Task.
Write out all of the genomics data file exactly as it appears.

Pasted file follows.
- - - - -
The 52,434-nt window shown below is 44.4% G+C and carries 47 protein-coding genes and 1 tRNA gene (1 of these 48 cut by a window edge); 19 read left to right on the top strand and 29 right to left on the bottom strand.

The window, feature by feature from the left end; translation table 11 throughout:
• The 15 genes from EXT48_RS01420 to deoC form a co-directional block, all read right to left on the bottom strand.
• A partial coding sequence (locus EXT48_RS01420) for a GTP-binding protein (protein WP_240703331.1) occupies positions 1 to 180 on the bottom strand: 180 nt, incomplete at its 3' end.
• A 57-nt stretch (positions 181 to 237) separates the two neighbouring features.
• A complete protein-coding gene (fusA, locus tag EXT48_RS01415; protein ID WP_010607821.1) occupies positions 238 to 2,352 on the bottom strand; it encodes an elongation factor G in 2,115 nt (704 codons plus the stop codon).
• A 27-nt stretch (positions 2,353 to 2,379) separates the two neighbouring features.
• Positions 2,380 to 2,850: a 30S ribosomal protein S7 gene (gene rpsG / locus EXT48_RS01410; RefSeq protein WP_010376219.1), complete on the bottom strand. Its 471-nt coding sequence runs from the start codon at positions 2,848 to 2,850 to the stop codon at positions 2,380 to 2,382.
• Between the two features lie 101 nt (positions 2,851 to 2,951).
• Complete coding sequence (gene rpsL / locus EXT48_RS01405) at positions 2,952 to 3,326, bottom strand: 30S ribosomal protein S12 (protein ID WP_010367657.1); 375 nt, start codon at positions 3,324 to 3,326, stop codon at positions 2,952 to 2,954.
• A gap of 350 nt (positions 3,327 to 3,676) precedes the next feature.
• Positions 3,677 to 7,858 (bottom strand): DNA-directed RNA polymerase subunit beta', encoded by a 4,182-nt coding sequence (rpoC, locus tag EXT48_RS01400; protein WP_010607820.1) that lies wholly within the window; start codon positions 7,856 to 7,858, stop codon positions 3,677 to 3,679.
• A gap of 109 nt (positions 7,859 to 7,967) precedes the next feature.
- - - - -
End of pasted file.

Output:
The 52,434-nt window shown below is 44.4% G+C and carries 47 protein-coding genes and 1 tRNA gene (1 of these 48 cut by a window edge); 19 read left to right on the top strand and 29 right to left on the bottom strand.

The window, feature by feature from the left end; translation table 11 throughout:
• The 15 genes from EXT48_RS01420 to deoC form a co-directional block, all read right to left on the bottom strand.
• A partial coding sequence (locus EXT48_RS01420) for a GTP-binding protein (protein WP_240703331.1) occupies positions 1 to 180 on the bottom strand: 180 nt, incomplete at its 3' end.
• A 57-nt stretch (positions 181 to 237) separates the two neighbouring features.
• A complete protein-coding gene (fusA, locus tag EXT48_RS01415; protein ID WP_010607821.1) occupies positions 238 to 2,352 on the bottom strand; it encodes an elongation factor G in 2,115 nt (704 codons plus the stop codon).
• A 27-nt stretch (positions 2,353 to 2,379) separates the two neighbouring features.
• Positions 2,380 to 2,850: a 30S ribosomal protein S7 gene (gene rpsG / locus EXT48_RS01410; RefSeq protein WP_010376219.1), complete on the bottom strand. Its 471-nt coding sequence runs from the start codon at positions 2,848 to 2,850 to the stop codon at positions 2,380 to 2,382.
• Between the two features lie 101 nt (positions 2,851 to 2,951).
• Complete coding sequence (gene rpsL / locus EXT48_RS01405) at positions 2,952 to 3,326, bottom strand: 30S ribosomal protein S12 (protein ID WP_010367657.1); 375 nt, start codon at positions 3,324 to 3,326, stop codon at positions 2,952 to 2,954.
• A gap of 350 nt (positions 3,327 to 3,676) precedes the next feature.
• Positions 3,677 to 7,858 (bottom strand): DNA-directed RNA polymerase subunit beta', encoded by a 4,182-nt coding sequence (rpoC, locus tag EXT48_RS01400; protein WP_010607820.1) that lies wholly within the window; start codon positions 7,856 to 7,858, stop codon positions 3,677 to 3,679.
• A gap of 109 nt (positions 7,859 to 7,967) precedes the next feature.